Windsor is synonymous with colonial history. It's referenced on the town seal ("First in Connecticut, First for its Citizens"), and it infuses the town's residents with a sense of pride that, as Connecticut's colonial settlement, is felt nowhere else in the Nutmeg State.
For that very reason, there are few local non-profit organizations that are as explicitly tied to Windsor's identity as the Windsor Historical Society.
The Palisado Avenue organization has worked for decades to ensure the town's rich history continues to be preserved and celebrated; however, the Historical Society has also made significant steps in preserving and contributing to current history.
Windsor Patch recently sat down with Christine Ermenc about the Historical Society's work, and how, as she says, the organization has fostered a sense of civic responsibility:
Windsor Patch: Each year you run numerous events and programs focused on Windsor's history and run programs to engage the local community. But for those who may not be familiar with your day-to-day work, what's your mission here at the Society?
CE: Well, the mission is really to connect people with Windsor History: people, place, events. The reason that we do that is that we really feel that people feeling connected with the past makes them feel a little more grounded in the present, like they belong. And that then leads to a sense of responsibility. That's the philosophical underpinning for what we do.
WP: This year the Historical Society joined the Shad Fest Bureau. Can you tell me what motivated that?
CE: We were asked to. I think John Jary and the leadership at the Shad Bureau are really trying to be inclusive and draw everybody in, because it is a town-wide event... We all met, and it seemed like it would kind of be a marriage made in heaven… One of the things we try to do is collaborate whenever we can, and when an organization in town asks us to join, we're going to figure out a way to do it. So we'll come up with an event that will really be geared towards the Shad Derby next year and have an exhibition. Next year we'll have something big. I know what it is, but I can't quite reveal it yet.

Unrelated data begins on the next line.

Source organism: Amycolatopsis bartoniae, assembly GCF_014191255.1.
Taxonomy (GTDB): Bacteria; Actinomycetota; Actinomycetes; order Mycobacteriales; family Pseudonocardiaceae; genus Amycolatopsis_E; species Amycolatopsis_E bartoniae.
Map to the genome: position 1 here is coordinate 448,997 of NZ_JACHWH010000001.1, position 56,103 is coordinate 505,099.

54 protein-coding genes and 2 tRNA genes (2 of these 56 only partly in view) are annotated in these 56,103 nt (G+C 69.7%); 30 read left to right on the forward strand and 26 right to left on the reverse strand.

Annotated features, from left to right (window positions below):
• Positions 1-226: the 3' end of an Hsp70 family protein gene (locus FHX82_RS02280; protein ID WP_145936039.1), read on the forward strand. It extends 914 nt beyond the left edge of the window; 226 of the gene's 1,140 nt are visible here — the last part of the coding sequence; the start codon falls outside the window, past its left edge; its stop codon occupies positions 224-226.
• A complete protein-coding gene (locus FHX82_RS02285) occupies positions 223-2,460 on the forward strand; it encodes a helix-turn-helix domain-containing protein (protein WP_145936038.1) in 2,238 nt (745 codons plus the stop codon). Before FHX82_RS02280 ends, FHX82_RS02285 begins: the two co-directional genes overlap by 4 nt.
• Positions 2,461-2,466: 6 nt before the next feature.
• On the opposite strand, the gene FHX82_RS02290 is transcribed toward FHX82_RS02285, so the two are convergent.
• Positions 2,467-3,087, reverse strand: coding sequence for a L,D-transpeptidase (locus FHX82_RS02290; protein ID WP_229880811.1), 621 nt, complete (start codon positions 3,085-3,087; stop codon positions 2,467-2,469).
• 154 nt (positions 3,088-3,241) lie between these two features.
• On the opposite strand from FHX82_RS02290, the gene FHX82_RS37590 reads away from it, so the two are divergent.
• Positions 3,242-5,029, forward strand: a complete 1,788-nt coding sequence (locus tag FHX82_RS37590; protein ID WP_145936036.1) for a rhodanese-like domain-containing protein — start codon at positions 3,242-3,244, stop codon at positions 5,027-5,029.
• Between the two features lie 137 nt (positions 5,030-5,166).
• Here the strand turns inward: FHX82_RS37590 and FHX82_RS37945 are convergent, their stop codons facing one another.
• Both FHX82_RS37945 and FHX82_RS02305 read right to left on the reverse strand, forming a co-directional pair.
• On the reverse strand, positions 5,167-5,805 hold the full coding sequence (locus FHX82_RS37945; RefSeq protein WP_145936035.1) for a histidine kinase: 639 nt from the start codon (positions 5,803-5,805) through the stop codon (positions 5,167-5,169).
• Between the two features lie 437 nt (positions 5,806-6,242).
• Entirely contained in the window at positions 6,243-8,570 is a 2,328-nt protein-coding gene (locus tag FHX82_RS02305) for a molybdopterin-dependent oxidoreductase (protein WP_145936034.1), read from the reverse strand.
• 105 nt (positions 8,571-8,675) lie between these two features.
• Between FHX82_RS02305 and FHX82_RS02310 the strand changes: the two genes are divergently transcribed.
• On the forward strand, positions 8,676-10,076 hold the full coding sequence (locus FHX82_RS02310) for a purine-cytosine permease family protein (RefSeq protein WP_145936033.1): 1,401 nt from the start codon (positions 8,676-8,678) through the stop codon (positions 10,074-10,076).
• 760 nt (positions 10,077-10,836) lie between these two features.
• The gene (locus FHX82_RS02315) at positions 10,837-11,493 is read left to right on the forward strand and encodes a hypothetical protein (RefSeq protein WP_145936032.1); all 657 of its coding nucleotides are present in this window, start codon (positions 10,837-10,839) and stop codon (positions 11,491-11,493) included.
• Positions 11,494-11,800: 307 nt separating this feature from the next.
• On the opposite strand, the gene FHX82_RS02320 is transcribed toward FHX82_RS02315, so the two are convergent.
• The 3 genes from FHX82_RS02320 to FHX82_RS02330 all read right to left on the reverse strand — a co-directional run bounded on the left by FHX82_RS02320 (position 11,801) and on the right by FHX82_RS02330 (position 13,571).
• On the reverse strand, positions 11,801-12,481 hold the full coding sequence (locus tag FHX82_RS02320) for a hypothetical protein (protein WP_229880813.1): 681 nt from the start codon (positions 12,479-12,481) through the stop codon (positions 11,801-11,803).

WP: Being involved in current the current Shad Derby may surprise many who wouldn't necessarily think of the Historical Society doing something so immediate. Why is it important for the Society to be involved in things that have an impact on the community now?
CE: I think a lot of people look at the words "Historical Society" and what comes to mind is ancient history. What comes to mind is how people were taught history in high school: names, dates, and just kind of mind-numbing… just having to have a lot of information at your disposal. One of the things we're trying to do here is show people that yesterday is history.
We have wonderful resources for seventeenth, eighteenth, nineteenth-century history, but when we did [Windsor's 375th anniversary] celebration, we made a conscious decision to make a big focus on photographs... We collected photographs because we were trying to make people realize that, you know, their history is part of our town's history… This is your historical society. We want your faces here because you're a part of it all. So, that's probably why we have focused on twentieth-century history.
WP: What's you're favorite part of Windsor's history?
CE: That's a very hard question... I think what I really like about history is that you can look at a document, for instance — I'm thinking of a sheath of drawings that a woman made in the early nineteenth century — and they are beautiful, just exquisite floral drawings. The only reason this woman was able to do this is that she wasn't able to have children. And that was such a rarity/. You're married, you didn't have children, what were you going to do? Well, she documented these amazing flowers. You open this and it's the flowers that she was looking at in the early nineteenth century.
So, I think what I like is that sense of the personal that you get from reading these letters. And that can be any century… A document with somebody's actual signature on it, or maybe it was a seventeenth-century deed, or Native American marks. Look at those marks, and their hands made them. That's the fascinating thing of all of it to me. I can't really give you an era, but that's the sort of thing that makes my hair stand right up. It's just nice.
WP: In addition to your adult-focused programs, the Society is heavily involved with local schools. I'm sure there's a difference between educating adults and educating children as far as making something interesting, so how do you make things interesting for elementary school students, and why is it important they know about Windsor's history?
CE: Well, it's often said that children are the future… Connecting children with the place that they live, maybe they'll stay, but when they move on they'll hopefully want to be connected with the place that they move to and then become involved with the community. Some of the ways we do it here are activities and reproduction materials that they can handle.